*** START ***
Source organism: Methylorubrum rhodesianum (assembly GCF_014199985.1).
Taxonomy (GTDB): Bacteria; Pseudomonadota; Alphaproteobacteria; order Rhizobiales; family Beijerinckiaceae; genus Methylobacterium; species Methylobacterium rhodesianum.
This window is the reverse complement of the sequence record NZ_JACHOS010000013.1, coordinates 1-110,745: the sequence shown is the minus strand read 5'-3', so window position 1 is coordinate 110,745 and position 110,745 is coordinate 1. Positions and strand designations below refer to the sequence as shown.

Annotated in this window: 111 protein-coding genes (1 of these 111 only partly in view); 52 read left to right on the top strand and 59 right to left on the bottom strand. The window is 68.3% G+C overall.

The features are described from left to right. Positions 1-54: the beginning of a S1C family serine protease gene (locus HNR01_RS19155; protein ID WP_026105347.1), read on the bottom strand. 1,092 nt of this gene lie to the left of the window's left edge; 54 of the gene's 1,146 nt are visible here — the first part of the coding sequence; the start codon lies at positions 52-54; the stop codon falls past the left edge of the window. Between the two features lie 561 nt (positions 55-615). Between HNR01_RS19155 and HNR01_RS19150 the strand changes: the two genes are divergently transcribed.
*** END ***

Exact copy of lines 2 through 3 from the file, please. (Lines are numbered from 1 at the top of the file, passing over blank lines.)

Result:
Taxonomy (GTDB): Bacteria; Pseudomonadota; Alphaproteobacteria; order Rhizobiales; family Beijerinckiaceae; genus Methylobacterium; species Methylobacterium rhodesianum.
This window is the reverse complement of the sequence record NZ_JACHOS010000013.1, coordinates 1-110,745: the sequence shown is the minus strand read 5'-3', so window position 1 is coordinate 110,745 and position 110,745 is coordinate 1. Positions and strand designations below refer to the sequence as shown.